What we might discern and extrapolate from just one game
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There was a positive bounce in individual performances, if not the result, in the 1-1 draw against Salzburg two weeks ago. With the intense schedule we face in the upcoming month and a half, what might we be able to determine objectively insofar as Graham Potter’s plans for this squad?
Let’s highlight how and what the new manager has changed in only the brief time he’s had to work with the squad. I would ideally be working with a few games worth of information, but we came into this international break with Potter at the helm but the one time — our Premier League fixtures were cancelled, a friendly against quite familiar Brighton was played behind closed doors, as was a the friendly played against Portsmouth that featured non-first-team players anyway (who were either on international duty or on break).
That said, there were enough initiatives in Potter’s singular viewable outing, his first career game in the Champions League, to indicate some his intentions, and we ought to take note.
Virtually every outlet, including Chelsea’s own account itself, got Potter’s starting formation incorrect for the Salzburg match — even though it was oddly announced well prior to the requisite hour before kickoff. Graham Potter himself insisted that it was a back three in his post-match presser, but there were shades of four at the back when off the ball. Reece James was certainly tasked with a bit more defensive duties than Raheem Sterling, who was operating as a nominal left wingback and might well continue to do so in Potter’s system should he continue with a back three. Potter used a back four in both friendlies, but that might well have been due to his selection of players rather than tactics.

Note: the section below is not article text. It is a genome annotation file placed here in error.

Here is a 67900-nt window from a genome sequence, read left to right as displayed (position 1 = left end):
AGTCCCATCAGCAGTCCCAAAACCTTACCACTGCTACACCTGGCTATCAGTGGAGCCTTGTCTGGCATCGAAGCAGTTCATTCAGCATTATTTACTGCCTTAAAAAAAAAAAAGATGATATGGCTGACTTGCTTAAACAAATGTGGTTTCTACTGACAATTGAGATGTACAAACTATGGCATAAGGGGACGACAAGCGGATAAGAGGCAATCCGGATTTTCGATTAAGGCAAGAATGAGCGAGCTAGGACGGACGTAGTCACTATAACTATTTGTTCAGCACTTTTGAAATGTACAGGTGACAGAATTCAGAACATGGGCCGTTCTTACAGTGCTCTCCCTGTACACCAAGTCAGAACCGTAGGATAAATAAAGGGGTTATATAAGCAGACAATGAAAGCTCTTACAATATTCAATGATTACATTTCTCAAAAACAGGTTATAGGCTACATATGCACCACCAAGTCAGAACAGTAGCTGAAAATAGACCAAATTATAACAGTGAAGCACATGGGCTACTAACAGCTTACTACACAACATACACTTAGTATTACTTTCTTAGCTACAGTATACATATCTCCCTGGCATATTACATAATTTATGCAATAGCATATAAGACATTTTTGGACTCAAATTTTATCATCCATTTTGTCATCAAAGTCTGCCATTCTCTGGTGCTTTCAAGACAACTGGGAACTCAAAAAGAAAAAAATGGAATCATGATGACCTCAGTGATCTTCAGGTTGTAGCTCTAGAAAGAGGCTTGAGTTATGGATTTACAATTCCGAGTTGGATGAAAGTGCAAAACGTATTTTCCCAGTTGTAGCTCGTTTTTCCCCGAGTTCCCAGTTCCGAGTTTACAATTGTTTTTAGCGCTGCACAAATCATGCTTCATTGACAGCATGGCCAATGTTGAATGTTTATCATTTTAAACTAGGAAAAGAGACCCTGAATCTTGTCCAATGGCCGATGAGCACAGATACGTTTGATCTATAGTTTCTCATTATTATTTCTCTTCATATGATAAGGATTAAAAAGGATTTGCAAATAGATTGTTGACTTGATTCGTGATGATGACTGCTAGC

And while that asymmetrical defensive formation might seem concerning, it was probably an astute approach to a game where a counter through our left side was their intent and only real threat. Lining up this way made sure that our slower defense on the right had a speedy and gargantuan presence in Reece James there to tidy up any issues while the rest shifted left to cover for the lack of positional defense provided by Sterling. The left side was progressive, determined, and loaded with an expressive selection in both wingback and defense, and while Sterling was supported by Marc Cucurella on the flank and Mateo Kovačić centrally, he was operating more singularly than those on the right side. It is no surprise that Reece James will continue to be utilised as a major offensive threat, but providing variety on the opposite side with an equally direct attack would be wonderful, should there be a compensational balance defensively.